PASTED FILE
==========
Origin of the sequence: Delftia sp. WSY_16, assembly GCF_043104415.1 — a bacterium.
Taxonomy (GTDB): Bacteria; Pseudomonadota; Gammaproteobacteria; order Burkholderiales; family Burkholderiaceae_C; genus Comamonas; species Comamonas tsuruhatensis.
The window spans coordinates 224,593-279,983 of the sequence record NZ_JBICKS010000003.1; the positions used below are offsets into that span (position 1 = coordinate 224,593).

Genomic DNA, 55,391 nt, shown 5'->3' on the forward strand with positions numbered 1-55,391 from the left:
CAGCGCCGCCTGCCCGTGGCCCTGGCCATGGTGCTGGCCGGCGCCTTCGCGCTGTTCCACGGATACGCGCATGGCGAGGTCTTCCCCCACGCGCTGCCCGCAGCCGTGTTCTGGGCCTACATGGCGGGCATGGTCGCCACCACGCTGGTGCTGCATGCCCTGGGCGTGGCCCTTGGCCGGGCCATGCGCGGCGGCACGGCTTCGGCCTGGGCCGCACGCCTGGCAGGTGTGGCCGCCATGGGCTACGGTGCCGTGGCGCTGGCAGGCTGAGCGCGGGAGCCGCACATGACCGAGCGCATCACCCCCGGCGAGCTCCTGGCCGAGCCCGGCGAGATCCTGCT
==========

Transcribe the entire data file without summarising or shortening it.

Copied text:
Origin of the sequence: Delftia sp. WSY_16, assembly GCF_043104415.1 — a bacterium.
Taxonomy (GTDB): Bacteria; Pseudomonadota; Gammaproteobacteria; order Burkholderiales; family Burkholderiaceae_C; genus Comamonas; species Comamonas tsuruhatensis.
The window spans coordinates 224,593-279,983 of the sequence record NZ_JBICKS010000003.1; the positions used below are offsets into that span (position 1 = coordinate 224,593).

Genomic DNA, 55,391 nt, shown 5'->3' on the forward strand with positions numbered 1-55,391 from the left:
CAGCGCCGCCTGCCCGTGGCCCTGGCCATGGTGCTGGCCGGCGCCTTCGCGCTGTTCCACGGATACGCGCATGGCGAGGTCTTCCCCCACGCGCTGCCCGCAGCCGTGTTCTGGGCCTACATGGCGGGCATGGTCGCCACCACGCTGGTGCTGCATGCCCTGGGCGTGGCCCTTGGCCGGGCCATGCGCGGCGGCACGGCTTCGGCCTGGGCCGCACGCCTGGCAGGTGTGGCCGCCATGGGCTACGGTGCCGTGGCGCTGGCAGGCTGAGCGCGGGAGCCGCACATGACCGAGCGCATCACCCCCGGCGAGCTCCTGGCCGAGCCCGGCGAGATCCTGCT